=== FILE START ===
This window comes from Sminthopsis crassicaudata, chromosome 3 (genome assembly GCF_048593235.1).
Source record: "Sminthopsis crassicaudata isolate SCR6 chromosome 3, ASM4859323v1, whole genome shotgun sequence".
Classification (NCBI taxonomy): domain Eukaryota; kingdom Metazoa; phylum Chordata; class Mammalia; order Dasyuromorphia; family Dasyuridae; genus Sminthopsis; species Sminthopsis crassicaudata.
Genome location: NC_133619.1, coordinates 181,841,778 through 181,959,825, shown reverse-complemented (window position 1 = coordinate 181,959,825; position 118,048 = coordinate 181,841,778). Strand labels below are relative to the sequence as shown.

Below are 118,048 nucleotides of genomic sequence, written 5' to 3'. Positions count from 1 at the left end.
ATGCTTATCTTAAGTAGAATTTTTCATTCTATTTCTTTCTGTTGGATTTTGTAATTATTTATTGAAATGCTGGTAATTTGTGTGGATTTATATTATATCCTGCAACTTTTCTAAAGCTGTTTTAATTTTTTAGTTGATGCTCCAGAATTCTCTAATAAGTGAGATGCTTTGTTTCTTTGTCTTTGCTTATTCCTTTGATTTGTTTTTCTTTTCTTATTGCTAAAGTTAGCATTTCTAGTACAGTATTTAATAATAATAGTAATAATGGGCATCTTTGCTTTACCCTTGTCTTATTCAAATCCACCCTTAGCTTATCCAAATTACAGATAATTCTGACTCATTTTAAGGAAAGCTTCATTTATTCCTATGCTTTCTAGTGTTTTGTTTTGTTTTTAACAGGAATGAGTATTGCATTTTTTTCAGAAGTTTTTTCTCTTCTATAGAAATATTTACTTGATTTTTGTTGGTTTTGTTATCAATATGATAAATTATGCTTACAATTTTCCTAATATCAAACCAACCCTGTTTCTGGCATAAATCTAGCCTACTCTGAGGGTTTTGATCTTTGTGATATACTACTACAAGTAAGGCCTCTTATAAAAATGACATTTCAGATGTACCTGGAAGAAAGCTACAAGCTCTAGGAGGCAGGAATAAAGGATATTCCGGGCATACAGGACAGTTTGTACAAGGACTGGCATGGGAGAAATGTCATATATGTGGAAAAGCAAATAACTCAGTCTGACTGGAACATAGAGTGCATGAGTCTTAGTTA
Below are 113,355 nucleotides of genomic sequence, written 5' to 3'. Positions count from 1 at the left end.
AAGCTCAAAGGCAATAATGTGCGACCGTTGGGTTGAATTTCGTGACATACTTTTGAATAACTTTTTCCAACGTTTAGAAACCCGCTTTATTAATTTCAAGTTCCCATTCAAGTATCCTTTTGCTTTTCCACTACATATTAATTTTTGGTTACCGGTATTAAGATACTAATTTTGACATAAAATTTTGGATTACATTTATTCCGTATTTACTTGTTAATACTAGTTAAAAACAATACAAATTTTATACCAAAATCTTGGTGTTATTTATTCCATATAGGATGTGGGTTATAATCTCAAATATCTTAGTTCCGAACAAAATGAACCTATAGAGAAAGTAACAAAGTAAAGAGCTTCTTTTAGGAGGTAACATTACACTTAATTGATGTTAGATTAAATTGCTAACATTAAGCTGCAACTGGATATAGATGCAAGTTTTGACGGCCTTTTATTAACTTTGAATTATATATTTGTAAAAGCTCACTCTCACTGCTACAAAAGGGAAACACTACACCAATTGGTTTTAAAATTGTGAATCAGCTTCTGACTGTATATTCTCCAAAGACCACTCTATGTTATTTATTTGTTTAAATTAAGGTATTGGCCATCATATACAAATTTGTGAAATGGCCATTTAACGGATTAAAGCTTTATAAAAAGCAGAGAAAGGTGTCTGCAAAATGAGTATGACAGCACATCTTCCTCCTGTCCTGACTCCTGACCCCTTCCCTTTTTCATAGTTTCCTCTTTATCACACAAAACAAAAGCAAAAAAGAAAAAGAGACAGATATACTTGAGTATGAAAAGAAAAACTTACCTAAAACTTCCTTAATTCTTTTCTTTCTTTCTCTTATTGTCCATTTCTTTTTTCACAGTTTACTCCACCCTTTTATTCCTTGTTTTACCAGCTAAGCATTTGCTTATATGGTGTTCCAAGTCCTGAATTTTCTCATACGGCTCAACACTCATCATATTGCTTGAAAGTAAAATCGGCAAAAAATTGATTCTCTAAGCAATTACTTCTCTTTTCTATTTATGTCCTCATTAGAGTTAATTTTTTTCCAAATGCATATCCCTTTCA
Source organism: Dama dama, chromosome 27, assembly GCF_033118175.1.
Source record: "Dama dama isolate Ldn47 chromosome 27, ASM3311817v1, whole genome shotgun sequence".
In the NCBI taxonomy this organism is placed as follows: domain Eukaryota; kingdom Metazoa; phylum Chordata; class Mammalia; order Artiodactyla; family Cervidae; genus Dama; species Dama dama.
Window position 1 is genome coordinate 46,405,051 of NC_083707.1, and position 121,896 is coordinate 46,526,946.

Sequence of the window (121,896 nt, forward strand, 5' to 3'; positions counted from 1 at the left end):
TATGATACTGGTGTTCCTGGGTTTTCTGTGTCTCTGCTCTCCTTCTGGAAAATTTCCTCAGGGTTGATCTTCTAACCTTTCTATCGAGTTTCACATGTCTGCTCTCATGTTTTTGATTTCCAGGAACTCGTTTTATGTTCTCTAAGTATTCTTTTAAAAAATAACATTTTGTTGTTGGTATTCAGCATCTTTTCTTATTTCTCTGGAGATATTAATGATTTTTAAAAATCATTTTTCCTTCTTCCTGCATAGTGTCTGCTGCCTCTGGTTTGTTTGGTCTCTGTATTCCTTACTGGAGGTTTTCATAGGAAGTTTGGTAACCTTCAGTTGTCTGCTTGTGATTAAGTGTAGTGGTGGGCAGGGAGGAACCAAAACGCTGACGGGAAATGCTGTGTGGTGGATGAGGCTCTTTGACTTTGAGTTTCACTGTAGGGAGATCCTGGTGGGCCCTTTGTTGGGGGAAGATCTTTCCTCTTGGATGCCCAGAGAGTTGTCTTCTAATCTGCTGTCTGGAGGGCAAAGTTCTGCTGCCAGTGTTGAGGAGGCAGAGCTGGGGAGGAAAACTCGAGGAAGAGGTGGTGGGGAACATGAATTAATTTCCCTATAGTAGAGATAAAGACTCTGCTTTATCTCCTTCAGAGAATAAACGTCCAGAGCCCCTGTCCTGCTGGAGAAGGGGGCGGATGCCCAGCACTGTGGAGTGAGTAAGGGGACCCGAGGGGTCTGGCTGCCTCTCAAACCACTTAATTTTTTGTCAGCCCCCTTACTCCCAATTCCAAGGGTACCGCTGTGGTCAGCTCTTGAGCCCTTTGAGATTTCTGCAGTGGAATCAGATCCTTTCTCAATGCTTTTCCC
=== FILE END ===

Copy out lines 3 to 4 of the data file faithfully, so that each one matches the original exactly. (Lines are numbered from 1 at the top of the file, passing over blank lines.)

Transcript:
Classification (NCBI taxonomy): domain Eukaryota; kingdom Metazoa; phylum Chordata; class Mammalia; order Dasyuromorphia; family Dasyuridae; genus Sminthopsis; species Sminthopsis crassicaudata.
Genome location: NC_133619.1, coordinates 181,841,778 through 181,959,825, shown reverse-complemented (window position 1 = coordinate 181,959,825; position 118,048 = coordinate 181,841,778). Strand labels below are relative to the sequence as shown.